Ankara (1929-35)/ City as a Stage of Politics: Public Space and Social Invasion of Atatürk in Ankara
Apart from undercutting the power and significance of the National Assembly by altering the master plan and ‘utilizing’ his Presidential Palace, Atatürk often extended his influence to the public to further amplify his authority.
The deconstruction of the Triumphal Arch and replacement with the Victory Monument of Atatürk himself, and the militarization of the twin park, were regarded as the first move of violation of the neutral character of outdoor civic space of Atatürk. However, the incursion did not stop merely here. To facilitate his “jaunts” around the Ankara town, several institutional, public buildings were designed with dedicated rooms for Atatürk to work and rest, including the Turkish Hearths Association, the Faculty of Language, History, and Geography, and the new train station. They served as an extension of the Presidential Palace. Locating in public buildings, they further implied that “the whole Ankara was under Atatürk’s gaze” (Kezer 2015).
Atatürk also had strict controls over civic spaces, especially those where republican media frequently used to promote modern lifestyles. He often patrolled along the Atatürk Boulevard with his large group of entourage to claim the state ownership over the strip. During special celebration or state visits, while people used to line up along the route and cheered for him happily, he sent the mayor-governor Nevzat Tandoğan to screen citizens standing along the main arteries, ensuring them to meet with the image of a modern citizen (Kezer 2015). People like peasants, beggars, loiterers would not be seen especially along the Boulevard. These security measures implemented ran completely in contrary to what Lörcher and Jansen proposed – a cultural hub and a true modern, public space for citizens, yet again, just a ‘stage’ for political demonstration.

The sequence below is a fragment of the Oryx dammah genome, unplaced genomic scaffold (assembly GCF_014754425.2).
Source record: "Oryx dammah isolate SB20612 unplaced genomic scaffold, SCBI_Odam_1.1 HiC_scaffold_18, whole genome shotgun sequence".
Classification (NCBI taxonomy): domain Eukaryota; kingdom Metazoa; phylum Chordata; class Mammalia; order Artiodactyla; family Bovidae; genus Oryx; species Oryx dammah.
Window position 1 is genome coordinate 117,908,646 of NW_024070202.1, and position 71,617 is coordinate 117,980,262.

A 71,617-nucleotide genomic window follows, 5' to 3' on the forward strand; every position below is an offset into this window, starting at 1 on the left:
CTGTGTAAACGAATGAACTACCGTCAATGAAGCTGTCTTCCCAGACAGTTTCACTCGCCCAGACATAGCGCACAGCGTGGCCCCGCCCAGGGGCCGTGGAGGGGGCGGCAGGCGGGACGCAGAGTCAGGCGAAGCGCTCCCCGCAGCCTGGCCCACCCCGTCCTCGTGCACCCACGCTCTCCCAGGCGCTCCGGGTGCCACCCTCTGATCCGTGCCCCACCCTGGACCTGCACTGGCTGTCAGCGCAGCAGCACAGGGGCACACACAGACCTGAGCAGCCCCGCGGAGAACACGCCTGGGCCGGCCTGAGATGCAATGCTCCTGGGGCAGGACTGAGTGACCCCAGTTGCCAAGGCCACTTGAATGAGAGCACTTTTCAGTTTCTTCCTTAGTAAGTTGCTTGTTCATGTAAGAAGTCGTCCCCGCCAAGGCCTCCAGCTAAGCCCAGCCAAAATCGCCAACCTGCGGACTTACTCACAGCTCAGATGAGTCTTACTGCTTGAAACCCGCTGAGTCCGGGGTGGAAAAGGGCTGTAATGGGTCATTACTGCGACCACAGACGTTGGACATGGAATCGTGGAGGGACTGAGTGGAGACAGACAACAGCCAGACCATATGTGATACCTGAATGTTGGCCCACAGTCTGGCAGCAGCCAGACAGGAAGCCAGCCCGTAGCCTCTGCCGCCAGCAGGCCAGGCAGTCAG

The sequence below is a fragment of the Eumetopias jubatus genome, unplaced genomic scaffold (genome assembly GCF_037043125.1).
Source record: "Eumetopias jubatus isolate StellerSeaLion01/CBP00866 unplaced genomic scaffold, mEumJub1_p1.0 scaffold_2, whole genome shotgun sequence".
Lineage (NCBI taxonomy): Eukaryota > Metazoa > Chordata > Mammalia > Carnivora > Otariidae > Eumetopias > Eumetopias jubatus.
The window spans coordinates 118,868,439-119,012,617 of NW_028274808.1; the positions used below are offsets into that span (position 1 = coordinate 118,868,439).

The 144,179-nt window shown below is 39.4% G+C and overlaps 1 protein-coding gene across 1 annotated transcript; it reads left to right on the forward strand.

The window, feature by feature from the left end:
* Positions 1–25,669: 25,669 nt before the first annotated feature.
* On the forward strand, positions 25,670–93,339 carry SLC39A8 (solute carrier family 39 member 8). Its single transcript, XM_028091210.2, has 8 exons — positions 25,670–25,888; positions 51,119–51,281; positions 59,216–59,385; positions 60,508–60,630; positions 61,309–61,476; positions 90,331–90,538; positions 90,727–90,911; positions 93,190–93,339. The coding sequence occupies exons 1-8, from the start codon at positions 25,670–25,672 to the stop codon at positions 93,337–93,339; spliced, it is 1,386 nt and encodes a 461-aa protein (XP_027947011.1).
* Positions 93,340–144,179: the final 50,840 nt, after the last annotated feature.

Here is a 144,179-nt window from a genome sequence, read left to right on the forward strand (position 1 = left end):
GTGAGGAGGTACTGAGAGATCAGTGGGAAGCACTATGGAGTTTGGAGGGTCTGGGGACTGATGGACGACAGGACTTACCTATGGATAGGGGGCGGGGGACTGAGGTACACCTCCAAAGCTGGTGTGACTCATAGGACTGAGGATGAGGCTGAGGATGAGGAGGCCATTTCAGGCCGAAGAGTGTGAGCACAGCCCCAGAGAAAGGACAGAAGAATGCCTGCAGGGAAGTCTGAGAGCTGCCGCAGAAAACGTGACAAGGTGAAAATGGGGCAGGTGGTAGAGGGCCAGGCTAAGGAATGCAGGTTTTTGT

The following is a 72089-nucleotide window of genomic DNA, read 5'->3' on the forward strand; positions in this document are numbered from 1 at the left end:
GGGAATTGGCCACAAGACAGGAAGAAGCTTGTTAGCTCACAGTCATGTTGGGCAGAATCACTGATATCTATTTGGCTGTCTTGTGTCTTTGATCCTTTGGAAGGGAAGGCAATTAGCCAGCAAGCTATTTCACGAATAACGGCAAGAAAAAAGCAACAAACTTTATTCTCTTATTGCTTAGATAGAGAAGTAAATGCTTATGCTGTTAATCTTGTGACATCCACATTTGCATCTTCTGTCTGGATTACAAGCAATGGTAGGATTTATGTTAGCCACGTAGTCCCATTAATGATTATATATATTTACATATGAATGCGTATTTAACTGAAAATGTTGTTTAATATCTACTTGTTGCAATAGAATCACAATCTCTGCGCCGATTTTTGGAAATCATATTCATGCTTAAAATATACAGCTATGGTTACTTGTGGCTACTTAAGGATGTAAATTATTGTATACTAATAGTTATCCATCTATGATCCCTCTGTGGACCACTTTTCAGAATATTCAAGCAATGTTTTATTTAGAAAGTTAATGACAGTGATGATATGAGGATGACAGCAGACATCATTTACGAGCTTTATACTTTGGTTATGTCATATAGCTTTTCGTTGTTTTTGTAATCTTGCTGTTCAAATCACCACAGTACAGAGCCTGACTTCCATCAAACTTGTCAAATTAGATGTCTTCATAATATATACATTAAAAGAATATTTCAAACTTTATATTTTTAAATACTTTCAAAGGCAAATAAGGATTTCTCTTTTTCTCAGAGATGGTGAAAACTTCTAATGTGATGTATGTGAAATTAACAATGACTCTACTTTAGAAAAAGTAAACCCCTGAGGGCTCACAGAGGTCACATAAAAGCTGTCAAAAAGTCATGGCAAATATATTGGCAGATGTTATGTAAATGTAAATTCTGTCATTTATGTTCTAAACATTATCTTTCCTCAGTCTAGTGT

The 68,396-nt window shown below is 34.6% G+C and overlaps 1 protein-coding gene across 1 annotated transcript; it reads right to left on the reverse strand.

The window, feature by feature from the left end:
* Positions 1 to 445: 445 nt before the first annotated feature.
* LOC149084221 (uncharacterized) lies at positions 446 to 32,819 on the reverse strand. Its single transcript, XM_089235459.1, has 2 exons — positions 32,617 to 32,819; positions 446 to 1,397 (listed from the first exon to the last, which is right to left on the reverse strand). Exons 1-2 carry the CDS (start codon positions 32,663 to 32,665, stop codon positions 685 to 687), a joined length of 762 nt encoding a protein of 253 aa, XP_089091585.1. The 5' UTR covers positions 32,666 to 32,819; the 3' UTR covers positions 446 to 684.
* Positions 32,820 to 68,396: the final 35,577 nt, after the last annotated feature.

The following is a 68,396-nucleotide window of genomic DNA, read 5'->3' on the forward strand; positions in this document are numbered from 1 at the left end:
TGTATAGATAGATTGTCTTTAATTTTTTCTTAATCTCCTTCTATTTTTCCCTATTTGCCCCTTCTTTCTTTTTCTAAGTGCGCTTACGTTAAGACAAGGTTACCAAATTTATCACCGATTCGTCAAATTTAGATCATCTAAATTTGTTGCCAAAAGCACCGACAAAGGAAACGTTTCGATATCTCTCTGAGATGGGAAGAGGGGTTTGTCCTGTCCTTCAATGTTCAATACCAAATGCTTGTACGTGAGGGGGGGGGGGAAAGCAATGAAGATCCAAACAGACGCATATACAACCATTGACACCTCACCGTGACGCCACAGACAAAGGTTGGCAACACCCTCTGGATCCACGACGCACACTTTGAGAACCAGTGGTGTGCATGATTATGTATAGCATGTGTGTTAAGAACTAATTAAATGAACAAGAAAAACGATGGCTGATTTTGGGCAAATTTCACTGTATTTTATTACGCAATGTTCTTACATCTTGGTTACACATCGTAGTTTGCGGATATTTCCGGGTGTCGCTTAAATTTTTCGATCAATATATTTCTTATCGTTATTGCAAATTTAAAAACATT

Ironically, this kind of ‘Turkish Style’ of modernization still recalls much of the former age Ottoman Empire. Despite of the fact that the new Turkish republic government was fighting hard to establish a brand new image and vigorous rejections towards the Ottoman Empire, similarities were still found in the personal worship towards the leader. Turning the format from a rather religious circumstances and polish it into a national and ceremonial way, Atatürk took the advantages of people’s familiarity towards these seemingly ‘interactive’ practice, “which projected a sense of participation without really delivering it” (Kezer 2015), as a demonstration to avoid condemnation from other political parties and the parliament (Deringil 1998).
This exposed the underlying fact that the leader of the new Republic did not have a full understanding towards ‘modernization’ and ‘westernization’. They were just attracted by the layout and image of the western metropolitan and thus eager to catch up and be the same. However, they overlooked the fundamental values embedded under the city planning, such as democracy, liberal citizens, public spaces, etc. which caused the failure of direct translation from the German Plan to the Turkish context. The different interpretations on ideologies and terms was the main reason of causing the contradiction between the proposal and realization of the master plan. These mistranslations would be further discussed in the coming posts.
Deringil, Selim. The Well-Protected Domains: Ideology and the Legitimation of Power in the Ottoman Empire, 1876-1909. New York: Palgrave Macmillan, 1998.
Kezer, Zeynep. Building Modern Turkey: State, Space, and Ideology in the Early Republic. United States of America: the University of Pittsburgh Press, 2015.